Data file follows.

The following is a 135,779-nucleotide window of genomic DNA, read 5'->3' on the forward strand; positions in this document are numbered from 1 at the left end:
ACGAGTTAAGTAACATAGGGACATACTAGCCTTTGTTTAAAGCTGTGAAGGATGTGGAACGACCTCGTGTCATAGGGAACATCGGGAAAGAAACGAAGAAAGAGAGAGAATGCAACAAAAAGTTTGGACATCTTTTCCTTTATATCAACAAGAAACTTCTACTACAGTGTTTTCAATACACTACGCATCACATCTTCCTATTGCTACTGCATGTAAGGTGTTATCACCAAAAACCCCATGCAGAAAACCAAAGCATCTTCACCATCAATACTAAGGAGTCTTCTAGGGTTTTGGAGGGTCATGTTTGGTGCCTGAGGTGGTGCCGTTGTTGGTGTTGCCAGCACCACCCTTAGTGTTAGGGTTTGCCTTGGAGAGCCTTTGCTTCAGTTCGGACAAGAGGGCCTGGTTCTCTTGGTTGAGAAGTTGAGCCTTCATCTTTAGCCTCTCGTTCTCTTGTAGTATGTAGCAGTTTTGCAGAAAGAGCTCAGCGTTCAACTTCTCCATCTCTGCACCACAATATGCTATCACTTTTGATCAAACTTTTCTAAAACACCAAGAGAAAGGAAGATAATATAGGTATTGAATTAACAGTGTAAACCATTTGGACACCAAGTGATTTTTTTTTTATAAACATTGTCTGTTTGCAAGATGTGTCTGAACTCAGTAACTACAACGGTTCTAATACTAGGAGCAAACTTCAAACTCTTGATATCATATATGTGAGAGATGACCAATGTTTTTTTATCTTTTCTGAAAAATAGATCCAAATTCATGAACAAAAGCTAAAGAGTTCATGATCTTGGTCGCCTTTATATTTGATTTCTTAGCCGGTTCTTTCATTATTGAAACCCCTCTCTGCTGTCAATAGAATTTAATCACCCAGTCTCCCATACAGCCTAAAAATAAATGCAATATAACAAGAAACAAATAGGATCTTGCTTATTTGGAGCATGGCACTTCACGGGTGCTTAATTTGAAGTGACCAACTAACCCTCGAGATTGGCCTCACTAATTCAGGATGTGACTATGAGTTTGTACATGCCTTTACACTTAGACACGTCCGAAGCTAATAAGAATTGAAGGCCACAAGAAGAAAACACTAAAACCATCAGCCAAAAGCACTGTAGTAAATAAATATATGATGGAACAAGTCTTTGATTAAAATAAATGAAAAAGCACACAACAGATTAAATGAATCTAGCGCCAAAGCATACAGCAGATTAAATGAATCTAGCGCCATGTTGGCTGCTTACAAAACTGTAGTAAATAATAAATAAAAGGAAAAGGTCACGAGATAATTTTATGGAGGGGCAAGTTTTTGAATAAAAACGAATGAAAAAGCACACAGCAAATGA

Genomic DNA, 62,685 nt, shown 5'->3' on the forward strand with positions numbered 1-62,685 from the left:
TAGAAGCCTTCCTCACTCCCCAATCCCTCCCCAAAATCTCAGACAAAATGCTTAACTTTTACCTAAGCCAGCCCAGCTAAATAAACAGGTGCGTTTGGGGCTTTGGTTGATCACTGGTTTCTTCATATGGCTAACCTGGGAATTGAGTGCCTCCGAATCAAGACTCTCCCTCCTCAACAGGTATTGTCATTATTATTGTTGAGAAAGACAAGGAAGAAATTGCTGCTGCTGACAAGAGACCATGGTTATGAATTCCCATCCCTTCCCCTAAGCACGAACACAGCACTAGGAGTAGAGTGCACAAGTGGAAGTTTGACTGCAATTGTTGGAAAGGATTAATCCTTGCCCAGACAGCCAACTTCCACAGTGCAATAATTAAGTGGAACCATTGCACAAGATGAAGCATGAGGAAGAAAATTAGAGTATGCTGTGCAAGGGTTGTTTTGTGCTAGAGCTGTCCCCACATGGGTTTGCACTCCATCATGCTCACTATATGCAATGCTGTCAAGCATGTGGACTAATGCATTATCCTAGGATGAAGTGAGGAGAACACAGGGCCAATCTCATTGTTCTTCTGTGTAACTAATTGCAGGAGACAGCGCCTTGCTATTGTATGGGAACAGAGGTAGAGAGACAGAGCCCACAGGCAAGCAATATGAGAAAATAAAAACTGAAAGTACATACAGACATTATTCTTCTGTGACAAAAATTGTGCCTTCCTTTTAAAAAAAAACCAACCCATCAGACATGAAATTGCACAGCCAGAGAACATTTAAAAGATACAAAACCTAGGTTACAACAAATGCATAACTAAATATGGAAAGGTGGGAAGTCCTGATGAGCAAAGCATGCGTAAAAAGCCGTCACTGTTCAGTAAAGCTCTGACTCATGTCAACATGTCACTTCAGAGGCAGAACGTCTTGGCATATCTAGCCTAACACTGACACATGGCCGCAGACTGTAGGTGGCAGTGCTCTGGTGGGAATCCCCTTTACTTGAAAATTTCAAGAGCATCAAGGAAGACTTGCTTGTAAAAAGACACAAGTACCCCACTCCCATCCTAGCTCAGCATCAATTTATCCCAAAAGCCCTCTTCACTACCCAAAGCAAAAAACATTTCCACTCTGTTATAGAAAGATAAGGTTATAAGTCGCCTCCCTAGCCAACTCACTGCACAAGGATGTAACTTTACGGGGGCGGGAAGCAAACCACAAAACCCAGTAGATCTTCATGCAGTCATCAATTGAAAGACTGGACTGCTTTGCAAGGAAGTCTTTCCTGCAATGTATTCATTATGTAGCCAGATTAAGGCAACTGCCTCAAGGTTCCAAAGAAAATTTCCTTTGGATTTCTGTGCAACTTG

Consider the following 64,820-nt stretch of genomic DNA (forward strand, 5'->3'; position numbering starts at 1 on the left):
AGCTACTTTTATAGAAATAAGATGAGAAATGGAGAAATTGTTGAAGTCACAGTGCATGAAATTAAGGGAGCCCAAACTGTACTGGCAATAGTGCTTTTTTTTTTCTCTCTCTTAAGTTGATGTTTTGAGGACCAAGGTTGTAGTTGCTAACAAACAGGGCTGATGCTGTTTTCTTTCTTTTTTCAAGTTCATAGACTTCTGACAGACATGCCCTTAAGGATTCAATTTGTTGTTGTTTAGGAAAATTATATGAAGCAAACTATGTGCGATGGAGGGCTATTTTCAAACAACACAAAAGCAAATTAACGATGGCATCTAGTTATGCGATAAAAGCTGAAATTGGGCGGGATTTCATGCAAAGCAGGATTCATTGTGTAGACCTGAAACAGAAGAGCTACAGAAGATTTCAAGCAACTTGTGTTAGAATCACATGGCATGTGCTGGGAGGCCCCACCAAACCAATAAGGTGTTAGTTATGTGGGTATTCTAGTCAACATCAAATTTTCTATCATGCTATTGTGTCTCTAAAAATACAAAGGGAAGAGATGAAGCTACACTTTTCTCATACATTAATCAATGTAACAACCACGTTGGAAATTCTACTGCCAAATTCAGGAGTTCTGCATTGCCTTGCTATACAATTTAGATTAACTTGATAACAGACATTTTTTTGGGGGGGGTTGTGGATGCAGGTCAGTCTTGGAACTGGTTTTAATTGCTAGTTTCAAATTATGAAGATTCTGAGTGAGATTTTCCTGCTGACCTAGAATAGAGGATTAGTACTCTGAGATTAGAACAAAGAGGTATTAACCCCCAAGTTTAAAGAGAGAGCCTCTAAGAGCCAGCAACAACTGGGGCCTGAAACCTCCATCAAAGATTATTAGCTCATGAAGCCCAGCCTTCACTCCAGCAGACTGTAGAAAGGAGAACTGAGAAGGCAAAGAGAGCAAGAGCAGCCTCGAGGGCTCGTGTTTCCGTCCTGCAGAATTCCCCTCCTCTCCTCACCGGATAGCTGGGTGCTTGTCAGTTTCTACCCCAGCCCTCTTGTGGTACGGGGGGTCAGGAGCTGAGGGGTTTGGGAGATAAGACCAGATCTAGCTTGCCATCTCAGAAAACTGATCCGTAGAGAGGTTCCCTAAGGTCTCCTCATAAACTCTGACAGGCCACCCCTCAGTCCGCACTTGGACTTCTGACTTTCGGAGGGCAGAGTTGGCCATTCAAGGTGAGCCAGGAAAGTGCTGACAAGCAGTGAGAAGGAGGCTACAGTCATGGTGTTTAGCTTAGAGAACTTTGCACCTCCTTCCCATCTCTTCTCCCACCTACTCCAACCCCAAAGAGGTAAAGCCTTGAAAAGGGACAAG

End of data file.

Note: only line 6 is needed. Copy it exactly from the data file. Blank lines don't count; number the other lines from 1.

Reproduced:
AGCTACTTTTATAGAAATAAGATGAGAAATGGAGAAATTGTTGAAGTCACAGTGCATGAAATTAAGGGAGCCCAAACTGTACTGGCAATAGTGCTTTTTTTTTTCTCTCTCTTAAGTTGATGTTTTGAGGACCAAGGTTGTAGTTGCTAACAAACAGGGCTGATGCTGTTTTCTTTCTTTTTTCAAGTTCATAGACTTCTGACAGACATGCCCTTAAGGATTCAATTTGTTGTTGTTTAGGAAAATTATATGAAGCAAACTATGTGCGATGGAGGGCTATTTTCAAACAACACAAAAGCAAATTAACGATGGCATCTAGTTATGCGATAAAAGCTGAAATTGGGCGGGATTTCATGCAAAGCAGGATTCATTGTGTAGACCTGAAACAGAAGAGCTACAGAAGATTTCAAGCAACTTGTGTTAGAATCACATGGCATGTGCTGGGAGGCCCCACCAAACCAATAAGGTGTTAGTTATGTGGGTATTCTAGTCAACATCAAATTTTCTATCATGCTATTGTGTCTCTAAAAATACAAAGGGAAGAGATGAAGCTACACTTTTCTCATACATTAATCAATGTAACAACCACGTTGGAAATTCTACTGCCAAATTCAGGAGTTCTGCATTGCCTTGCTATACAATTTAGATTAACTTGATAACAGACATTTTTTTGGGGGGGGTTGTGGATGCAGGTCAGTCTTGGAACTGGTTTTAATTGCTAGTTTCAAATTATGAAGATTCTGAGTGAGATTTTCCTGCTGACCTAGAATAGAGGATTAGTACTCTGAGATTAGAACAAAGAGGTATTAACCCCCAAGTTTAAAGAGAGAGCCTCTAAGAGCCAGCAACAACTGGGGCCTGAAACCTCCATCAAAGATTATTAGCTCATGAAGCCCAGCCTTCACTCCAGCAGACTGTAGAAAGGAGAACTGAGAAGGCAAAGAGAGCAAGAGCAGCCTCGAGGGCTCGTGTTTCCGTCCTGCAGAATTCCCCTCCTCTCCTCACCGGATAGCTGGGTGCTTGTCAGTTTCTACCCCAGCCCTCTTGTGGTACGGGGGGTCAGGAGCTGAGGGGTTTGGGAGATAAGACCAGATCTAGCTTGCCATCTCAGAAAACTGATCCGTAGAGAGGTTCCCTAAGGTCTCCTCATAAACTCTGACAGGCCACCCCTCAGTCCGCACTTGGACTTCTGACTTTCGGAGGGCAGAGTTGGCCATTCAAGGTGAGCCAGGAAAGTGCTGACAAGCAGTGAGAAGGAGGCTACAGTCATGGTGTTTAGCTTAGAGAACTTTGCACCTCCTTCCCATCTCTTCTCCCACCTACTCCAACCCCAAAGAGGTAAAGCCTTGAAAAGGGACAAG